And finally – we’re onto book 5 in the 100 best novels and it’s another one I’ve never read.  I am not doing very well with this list at all.  Roll on next week, let’s see if I can tick one off!

That’s it for today – I’m off to find some candles and torches just in case…

Until next time,

Happy writing,

EJ

🙂

Read Full Post »

As you know, I said I would have done some submissions by today.  Two, in fact.

I have to be honest and tell you I’m nearly there, but not quite. One has gone, and one is in the post for tomorrow. I’ll give myself 75% for that.  But I’ve aged about ten years in the process!

I still think of myself as a new writer, in that I’ve not been published, so I’m sure it’ll come as no surprise to others in the same boat that the hardest thing to do is share my work.  It’s easier now with poetry, because it’s mine and I’m not hoping or aiming to make a career from it.  But the novels are my career dream, and my goal is to be published.  That makes sending the book off a horribly difficult process for me.

It seems silly – the wannabe published writer who doesn’t want her book read – but all the time something is a dream, you still have hope.  Now is when I have to face the possibility of that hope being misplaced.

I know the stories of writers who couldn’t find an agent, who were rejected and became bestsellers – they are dotted about through the literary world.  But we don’t hear about the great book that didn’t get picked up or the writer who stopped sending it out.  We don’t hear the other side of that story because there’s no triumphant success.  If I were a betting woman, I’d say the safe bet’s always on the rejection letter.  I hope to beat the odds, and now I’m waiting for the cards to fall as they will.

So yes, this has been difficult.  For anyone else feeling the same worry about next steps all I can offer by way of comfort is that many (UK) agents seem to want e-mail or e-submissions now, and these at least are quick to do.  Waiting for my printer to churn out 44 pages that may define my future was much, much worse that a few copy, paste and clicks.

Now I just have to wait for up to six weeks and see what, if anything, comes back to me.  And dye my hair back from the white this week has caused 😉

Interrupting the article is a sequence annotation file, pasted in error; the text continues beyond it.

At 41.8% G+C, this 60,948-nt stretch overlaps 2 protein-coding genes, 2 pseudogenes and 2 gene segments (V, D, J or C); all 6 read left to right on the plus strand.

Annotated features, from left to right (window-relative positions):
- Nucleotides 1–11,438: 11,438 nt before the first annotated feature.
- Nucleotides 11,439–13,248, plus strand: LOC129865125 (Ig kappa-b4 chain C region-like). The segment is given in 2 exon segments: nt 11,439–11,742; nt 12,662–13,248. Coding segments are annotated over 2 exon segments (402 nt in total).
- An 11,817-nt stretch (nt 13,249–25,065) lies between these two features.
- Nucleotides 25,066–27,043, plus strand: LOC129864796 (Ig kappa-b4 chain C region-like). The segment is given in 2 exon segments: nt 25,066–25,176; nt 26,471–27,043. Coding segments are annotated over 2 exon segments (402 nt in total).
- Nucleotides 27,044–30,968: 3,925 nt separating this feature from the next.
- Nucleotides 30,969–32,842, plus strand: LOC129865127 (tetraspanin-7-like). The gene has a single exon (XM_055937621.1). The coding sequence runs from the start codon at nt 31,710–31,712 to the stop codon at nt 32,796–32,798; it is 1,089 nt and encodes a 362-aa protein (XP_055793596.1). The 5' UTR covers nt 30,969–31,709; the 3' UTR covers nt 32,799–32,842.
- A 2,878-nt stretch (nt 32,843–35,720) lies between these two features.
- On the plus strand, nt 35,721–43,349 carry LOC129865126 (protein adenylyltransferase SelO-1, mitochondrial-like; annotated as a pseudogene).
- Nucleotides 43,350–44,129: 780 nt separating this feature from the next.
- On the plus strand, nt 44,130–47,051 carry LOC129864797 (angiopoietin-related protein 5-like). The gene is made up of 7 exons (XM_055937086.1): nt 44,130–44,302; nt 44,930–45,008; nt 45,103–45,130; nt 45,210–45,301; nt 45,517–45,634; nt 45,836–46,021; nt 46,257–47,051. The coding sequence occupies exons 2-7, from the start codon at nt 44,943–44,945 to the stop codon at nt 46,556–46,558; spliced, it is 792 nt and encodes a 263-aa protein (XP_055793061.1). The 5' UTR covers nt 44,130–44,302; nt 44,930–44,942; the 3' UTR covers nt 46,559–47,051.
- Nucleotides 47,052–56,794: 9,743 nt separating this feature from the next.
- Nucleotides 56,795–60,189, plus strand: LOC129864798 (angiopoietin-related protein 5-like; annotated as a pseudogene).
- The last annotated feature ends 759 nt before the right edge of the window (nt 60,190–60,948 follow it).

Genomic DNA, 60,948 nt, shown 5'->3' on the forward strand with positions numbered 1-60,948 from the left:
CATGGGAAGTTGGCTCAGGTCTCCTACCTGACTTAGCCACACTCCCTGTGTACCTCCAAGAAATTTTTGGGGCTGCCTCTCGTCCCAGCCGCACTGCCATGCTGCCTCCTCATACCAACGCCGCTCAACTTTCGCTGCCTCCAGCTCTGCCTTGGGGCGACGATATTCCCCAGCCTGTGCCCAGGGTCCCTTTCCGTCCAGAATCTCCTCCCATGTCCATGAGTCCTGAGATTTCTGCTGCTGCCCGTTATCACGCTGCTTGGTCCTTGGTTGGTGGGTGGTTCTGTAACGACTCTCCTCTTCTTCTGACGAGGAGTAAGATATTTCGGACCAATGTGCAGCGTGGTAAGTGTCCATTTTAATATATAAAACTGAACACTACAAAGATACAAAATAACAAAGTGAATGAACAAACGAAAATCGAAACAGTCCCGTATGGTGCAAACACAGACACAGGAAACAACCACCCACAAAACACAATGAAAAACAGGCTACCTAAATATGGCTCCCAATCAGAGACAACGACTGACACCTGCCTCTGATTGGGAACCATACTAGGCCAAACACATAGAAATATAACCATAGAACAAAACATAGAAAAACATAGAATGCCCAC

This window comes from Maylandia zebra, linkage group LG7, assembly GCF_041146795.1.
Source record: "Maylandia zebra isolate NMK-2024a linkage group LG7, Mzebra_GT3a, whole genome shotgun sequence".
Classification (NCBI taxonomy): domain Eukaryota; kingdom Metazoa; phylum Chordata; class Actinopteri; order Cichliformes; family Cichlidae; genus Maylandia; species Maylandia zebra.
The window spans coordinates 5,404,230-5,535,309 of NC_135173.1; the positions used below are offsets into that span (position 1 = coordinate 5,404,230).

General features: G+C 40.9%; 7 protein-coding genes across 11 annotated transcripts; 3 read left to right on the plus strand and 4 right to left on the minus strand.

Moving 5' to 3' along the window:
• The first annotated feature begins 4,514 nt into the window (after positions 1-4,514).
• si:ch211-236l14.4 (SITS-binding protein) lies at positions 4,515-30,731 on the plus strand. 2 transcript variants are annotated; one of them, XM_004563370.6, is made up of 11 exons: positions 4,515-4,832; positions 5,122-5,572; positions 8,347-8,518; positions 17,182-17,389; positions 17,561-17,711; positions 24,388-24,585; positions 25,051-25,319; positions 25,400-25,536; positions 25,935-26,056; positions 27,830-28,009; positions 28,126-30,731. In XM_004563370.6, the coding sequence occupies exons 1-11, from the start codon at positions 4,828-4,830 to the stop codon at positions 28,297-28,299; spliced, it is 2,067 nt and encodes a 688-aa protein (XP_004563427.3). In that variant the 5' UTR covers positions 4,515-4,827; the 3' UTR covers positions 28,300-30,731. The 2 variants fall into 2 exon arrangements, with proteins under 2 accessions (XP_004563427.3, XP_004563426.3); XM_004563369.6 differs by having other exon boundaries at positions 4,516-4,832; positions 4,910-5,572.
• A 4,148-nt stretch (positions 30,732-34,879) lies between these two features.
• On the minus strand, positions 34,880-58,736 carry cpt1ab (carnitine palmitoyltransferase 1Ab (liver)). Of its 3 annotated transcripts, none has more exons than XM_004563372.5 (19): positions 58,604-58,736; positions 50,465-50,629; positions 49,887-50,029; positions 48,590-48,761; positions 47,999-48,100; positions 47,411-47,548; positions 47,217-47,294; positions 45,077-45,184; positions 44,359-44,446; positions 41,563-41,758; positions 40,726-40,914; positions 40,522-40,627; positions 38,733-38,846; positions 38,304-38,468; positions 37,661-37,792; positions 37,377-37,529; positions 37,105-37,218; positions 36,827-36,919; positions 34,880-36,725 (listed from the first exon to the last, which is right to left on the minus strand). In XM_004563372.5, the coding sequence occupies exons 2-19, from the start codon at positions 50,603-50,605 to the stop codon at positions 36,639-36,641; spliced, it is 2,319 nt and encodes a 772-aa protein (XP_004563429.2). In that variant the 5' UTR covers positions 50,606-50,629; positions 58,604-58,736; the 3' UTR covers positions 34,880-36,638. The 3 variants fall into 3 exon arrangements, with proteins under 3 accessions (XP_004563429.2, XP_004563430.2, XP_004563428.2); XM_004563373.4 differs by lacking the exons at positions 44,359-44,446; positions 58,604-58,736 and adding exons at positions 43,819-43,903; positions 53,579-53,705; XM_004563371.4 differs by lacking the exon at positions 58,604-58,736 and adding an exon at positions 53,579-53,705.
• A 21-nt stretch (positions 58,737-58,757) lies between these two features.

In other news – Some while ago (so long ago, in fact, I can’t remember when!) I talked about the reworking of old novels by modern writers.  Well today I read that the same is being done for Shakespeare.  Yes, one of the most famous writers in history is being  updated for modern audiences.  I won’t judge the project before completion but I am surprised that it has been launched.  Shakespeare still forms a major part of the English curriculum here in the UK – I left school a while ago, but we did at least three Shakespeare plays between 14 and 18; his plays are never off the stage; we still use words and phrases of his creation.  It doesn’t really seem necessary to do anything to bring him to a modern audience!   In many respects it’ll be fascinating to see the outcomes…

Also – I have booked a retreat!  More on that next week, but we have gone for peace and space to write and paint, not sunshine and tutorials.  Although we may get sun if we’re lucky – it’s in the UK, so you really never know 🙂

I’ll leave it there for today as I really need to lie down!

Happy writing

EJ

🙂

Read Full Post »

Now that project month is over I thought I’d reflect on some of the things I missed in the writing news, but I got sidetracked by a story that hit the culture headlines this week – the prospect of another three Star Wars films.

This reminded me of the efforts made a few years ago to encourage people to list their religion as Jedi on government census forms, and got me thinking about how some ideas become part of our cultural landscape.

As I have said before, storytelling is hugely important, and many stories remain part of our consciousness for centuries.  Their characters, or memorable quotes, become part of everyday language – and even if we have never read the stories ourselves, we use the terminology.

We might think of Shakespeare, who is the source of a number of phrases still in use today – and who would know they are using phrases written for Elizabethan plays?  Or Bram Stoker: he was not the first person to write about vampires, but Dracula is probably the most famous literary vampire (in English-language literature, at any rate).

A more modern example might be George Orwell’s ‘Nineteen Eighty-Four’, a book that spawned the phrase ‘Big Brother is watching you’ amongst others.  The idea has taken hold and we now see the phrase used by some people when talking about covert surveillance – or reality tv!

So why do some stories seem so much bigger than others, and why do they seem to last in our consciousness for such a long time?

I don’t have an answer, really – it could be that they’re taught in schools so each age group is introduced to them; it could be that they survive and others don’t either because they went out of print or were not as popular when released; it could be that they caught the public mood of a time, and became famous/notorious as a result.

Nowadays, marketing has a bigger part to play, but I don’t think that’s enough on its own – it might make something fashionable but it won’t make it timeless.  On the other hand, the Harry Potter series has grown from a set of books into a world-wise phenomenon covering films, clothing, holidays, tours and countless official and unofficial websites plus lots more, so marketing clearly has some influence!

Of course we don’t really think about the fact we are using Shakespearean phrases, or referring to mythological characters.  Maybe in another five hundred years, people will say they’re as forceful as a Jedi, and it’ll be perfectly meaningful…

Happy writing,

EJ

🙂

Read Full Post »

%d bloggers like this: